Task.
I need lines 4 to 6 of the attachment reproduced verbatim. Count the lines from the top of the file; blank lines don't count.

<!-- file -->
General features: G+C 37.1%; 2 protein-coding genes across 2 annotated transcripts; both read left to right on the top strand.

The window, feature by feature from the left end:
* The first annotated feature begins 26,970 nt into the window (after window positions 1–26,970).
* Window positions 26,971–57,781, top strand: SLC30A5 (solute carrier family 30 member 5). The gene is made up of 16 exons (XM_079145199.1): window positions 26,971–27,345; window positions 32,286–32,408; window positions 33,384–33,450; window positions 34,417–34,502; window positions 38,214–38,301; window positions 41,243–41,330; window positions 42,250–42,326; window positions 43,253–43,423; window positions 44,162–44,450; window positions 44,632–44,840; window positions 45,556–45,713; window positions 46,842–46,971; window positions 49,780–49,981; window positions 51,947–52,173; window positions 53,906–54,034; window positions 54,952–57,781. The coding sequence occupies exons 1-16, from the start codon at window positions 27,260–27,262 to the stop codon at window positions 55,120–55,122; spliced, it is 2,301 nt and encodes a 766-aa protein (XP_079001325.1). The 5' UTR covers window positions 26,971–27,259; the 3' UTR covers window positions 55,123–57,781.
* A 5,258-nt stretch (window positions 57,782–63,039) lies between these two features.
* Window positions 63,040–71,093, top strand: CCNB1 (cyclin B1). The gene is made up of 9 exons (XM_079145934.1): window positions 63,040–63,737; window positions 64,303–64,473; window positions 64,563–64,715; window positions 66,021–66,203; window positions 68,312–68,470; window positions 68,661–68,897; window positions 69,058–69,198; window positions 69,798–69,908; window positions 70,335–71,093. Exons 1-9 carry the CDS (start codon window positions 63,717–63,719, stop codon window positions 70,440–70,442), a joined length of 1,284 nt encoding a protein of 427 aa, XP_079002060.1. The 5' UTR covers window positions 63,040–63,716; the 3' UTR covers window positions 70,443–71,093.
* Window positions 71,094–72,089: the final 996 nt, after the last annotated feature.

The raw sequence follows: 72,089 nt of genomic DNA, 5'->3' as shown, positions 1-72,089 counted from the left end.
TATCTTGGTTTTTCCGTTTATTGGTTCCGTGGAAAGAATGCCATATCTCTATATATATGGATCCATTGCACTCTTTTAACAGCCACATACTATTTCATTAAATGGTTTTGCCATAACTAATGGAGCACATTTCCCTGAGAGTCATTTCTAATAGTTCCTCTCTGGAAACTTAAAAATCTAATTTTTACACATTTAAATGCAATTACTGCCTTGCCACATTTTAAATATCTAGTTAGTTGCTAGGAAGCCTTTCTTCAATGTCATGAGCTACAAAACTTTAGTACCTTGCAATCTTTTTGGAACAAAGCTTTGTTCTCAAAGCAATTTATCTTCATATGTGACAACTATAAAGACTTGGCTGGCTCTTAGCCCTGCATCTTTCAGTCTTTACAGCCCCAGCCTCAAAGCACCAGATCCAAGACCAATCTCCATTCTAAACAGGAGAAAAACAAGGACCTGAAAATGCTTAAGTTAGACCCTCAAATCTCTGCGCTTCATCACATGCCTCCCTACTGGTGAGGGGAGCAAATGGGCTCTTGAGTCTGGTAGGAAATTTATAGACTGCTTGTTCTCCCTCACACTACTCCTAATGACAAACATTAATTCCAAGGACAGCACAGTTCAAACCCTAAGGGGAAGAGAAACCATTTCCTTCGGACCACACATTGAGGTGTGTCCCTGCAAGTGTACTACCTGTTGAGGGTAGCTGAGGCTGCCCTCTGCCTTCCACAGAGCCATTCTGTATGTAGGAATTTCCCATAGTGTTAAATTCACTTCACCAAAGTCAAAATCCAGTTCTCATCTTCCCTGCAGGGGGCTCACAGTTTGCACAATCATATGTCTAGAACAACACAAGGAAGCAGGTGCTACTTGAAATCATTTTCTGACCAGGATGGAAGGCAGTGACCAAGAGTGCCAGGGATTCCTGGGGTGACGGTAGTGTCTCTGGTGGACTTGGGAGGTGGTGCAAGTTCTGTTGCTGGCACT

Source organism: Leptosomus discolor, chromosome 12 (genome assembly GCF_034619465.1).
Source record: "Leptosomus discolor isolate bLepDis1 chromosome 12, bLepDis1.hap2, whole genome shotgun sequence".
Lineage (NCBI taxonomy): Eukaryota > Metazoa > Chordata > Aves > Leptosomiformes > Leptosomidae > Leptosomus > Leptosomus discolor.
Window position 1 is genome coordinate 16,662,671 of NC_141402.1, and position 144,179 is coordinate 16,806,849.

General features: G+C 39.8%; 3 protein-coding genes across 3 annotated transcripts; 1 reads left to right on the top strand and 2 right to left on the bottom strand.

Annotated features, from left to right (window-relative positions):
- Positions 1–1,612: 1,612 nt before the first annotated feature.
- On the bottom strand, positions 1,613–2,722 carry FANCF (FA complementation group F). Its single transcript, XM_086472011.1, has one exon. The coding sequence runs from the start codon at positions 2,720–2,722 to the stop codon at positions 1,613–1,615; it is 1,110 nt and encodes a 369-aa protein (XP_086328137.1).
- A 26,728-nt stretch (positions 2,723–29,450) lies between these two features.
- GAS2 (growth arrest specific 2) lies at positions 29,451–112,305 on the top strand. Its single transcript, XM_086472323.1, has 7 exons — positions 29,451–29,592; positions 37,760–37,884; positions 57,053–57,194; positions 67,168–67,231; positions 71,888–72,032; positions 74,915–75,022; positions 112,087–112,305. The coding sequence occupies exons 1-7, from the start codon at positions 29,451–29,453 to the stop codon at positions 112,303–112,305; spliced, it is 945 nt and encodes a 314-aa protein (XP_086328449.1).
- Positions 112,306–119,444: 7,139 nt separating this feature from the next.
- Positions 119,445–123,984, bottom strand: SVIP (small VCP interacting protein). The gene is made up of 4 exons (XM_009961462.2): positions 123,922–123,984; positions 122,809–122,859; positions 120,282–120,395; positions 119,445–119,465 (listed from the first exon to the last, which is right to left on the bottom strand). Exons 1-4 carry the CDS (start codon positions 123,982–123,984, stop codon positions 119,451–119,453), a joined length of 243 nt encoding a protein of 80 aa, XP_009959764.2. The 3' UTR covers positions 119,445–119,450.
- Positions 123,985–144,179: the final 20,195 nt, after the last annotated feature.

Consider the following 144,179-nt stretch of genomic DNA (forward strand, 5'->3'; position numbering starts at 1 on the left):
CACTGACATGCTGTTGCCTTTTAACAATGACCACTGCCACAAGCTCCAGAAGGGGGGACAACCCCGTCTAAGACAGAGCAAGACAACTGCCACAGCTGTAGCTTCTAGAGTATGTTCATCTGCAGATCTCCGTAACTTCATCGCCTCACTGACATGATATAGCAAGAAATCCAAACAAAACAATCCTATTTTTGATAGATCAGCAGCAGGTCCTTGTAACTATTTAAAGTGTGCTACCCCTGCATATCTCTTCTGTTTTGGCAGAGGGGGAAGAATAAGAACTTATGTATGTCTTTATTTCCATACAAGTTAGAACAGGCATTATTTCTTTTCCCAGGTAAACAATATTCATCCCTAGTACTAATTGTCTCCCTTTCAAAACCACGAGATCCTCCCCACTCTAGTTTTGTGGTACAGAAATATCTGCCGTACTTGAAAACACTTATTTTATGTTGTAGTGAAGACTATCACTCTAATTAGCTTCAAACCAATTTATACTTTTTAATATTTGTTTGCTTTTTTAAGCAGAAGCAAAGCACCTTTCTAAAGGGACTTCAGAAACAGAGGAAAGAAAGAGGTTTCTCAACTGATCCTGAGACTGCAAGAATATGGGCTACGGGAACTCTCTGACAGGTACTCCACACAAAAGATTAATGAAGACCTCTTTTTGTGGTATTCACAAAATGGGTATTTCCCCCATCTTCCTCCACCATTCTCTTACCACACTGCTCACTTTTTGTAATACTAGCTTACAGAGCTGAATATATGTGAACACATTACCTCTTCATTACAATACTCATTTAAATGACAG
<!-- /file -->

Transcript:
* Window positions 26,971–57,781, top strand: SLC30A5 (solute carrier family 30 member 5). The gene is made up of 16 exons (XM_079145199.1): window positions 26,971–27,345; window positions 32,286–32,408; window positions 33,384–33,450; window positions 34,417–34,502; window positions 38,214–38,301; window positions 41,243–41,330; window positions 42,250–42,326; window positions 43,253–43,423; window positions 44,162–44,450; window positions 44,632–44,840; window positions 45,556–45,713; window positions 46,842–46,971; window positions 49,780–49,981; window positions 51,947–52,173; window positions 53,906–54,034; window positions 54,952–57,781. The coding sequence occupies exons 1-16, from the start codon at window positions 27,260–27,262 to the stop codon at window positions 55,120–55,122; spliced, it is 2,301 nt and encodes a 766-aa protein (XP_079001325.1). The 5' UTR covers window positions 26,971–27,259; the 3' UTR covers window positions 55,123–57,781.
* A 5,258-nt stretch (window positions 57,782–63,039) lies between these two features.
* Window positions 63,040–71,093, top strand: CCNB1 (cyclin B1). The gene is made up of 9 exons (XM_079145934.1): window positions 63,040–63,737; window positions 64,303–64,473; window positions 64,563–64,715; window positions 66,021–66,203; window positions 68,312–68,470; window positions 68,661–68,897; window positions 69,058–69,198; window positions 69,798–69,908; window positions 70,335–71,093. Exons 1-9 carry the CDS (start codon window positions 63,717–63,719, stop codon window positions 70,440–70,442), a joined length of 1,284 nt encoding a protein of 427 aa, XP_079002060.1. The 5' UTR covers window positions 63,040–63,716; the 3' UTR covers window positions 70,443–71,093.